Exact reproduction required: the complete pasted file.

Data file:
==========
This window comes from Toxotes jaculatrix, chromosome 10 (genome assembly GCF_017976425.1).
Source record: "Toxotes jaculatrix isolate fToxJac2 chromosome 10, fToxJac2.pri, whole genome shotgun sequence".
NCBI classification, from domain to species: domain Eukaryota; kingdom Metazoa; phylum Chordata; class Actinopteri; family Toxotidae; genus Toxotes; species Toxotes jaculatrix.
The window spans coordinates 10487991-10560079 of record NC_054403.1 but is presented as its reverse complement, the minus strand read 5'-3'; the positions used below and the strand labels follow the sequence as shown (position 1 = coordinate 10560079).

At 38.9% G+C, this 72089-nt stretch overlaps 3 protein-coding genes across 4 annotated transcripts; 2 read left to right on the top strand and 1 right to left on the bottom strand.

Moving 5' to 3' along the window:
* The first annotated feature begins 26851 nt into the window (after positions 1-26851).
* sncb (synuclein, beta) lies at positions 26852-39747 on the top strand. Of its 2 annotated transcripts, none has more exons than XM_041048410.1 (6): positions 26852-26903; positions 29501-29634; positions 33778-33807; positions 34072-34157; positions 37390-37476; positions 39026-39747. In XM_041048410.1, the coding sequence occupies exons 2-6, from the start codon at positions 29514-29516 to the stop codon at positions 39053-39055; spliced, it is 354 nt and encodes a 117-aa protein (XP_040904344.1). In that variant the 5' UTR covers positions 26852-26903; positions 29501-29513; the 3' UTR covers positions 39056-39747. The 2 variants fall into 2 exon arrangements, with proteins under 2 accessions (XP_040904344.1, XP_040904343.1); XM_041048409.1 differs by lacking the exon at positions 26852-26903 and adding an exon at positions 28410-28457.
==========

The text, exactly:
This window comes from Toxotes jaculatrix, chromosome 10 (genome assembly GCF_017976425.1).
Source record: "Toxotes jaculatrix isolate fToxJac2 chromosome 10, fToxJac2.pri, whole genome shotgun sequence".
NCBI classification, from domain to species: domain Eukaryota; kingdom Metazoa; phylum Chordata; class Actinopteri; family Toxotidae; genus Toxotes; species Toxotes jaculatrix.
The window spans coordinates 10487991-10560079 of record NC_054403.1 but is presented as its reverse complement, the minus strand read 5'-3'; the positions used below and the strand labels follow the sequence as shown (position 1 = coordinate 10560079).

At 38.9% G+C, this 72089-nt stretch overlaps 3 protein-coding genes across 4 annotated transcripts; 2 read left to right on the top strand and 1 right to left on the bottom strand.

Moving 5' to 3' along the window:
* The first annotated feature begins 26851 nt into the window (after positions 1-26851).
* sncb (synuclein, beta) lies at positions 26852-39747 on the top strand. Of its 2 annotated transcripts, none has more exons than XM_041048410.1 (6): positions 26852-26903; positions 29501-29634; positions 33778-33807; positions 34072-34157; positions 37390-37476; positions 39026-39747. In XM_041048410.1, the coding sequence occupies exons 2-6, from the start codon at positions 29514-29516 to the stop codon at positions 39053-39055; spliced, it is 354 nt and encodes a 117-aa protein (XP_040904344.1). In that variant the 5' UTR covers positions 26852-26903; positions 29501-29513; the 3' UTR covers positions 39056-39747. The 2 variants fall into 2 exon arrangements, with proteins under 2 accessions (XP_040904344.1, XP_040904343.1); XM_041048409.1 differs by lacking the exon at positions 26852-26903 and adding an exon at positions 28410-28457.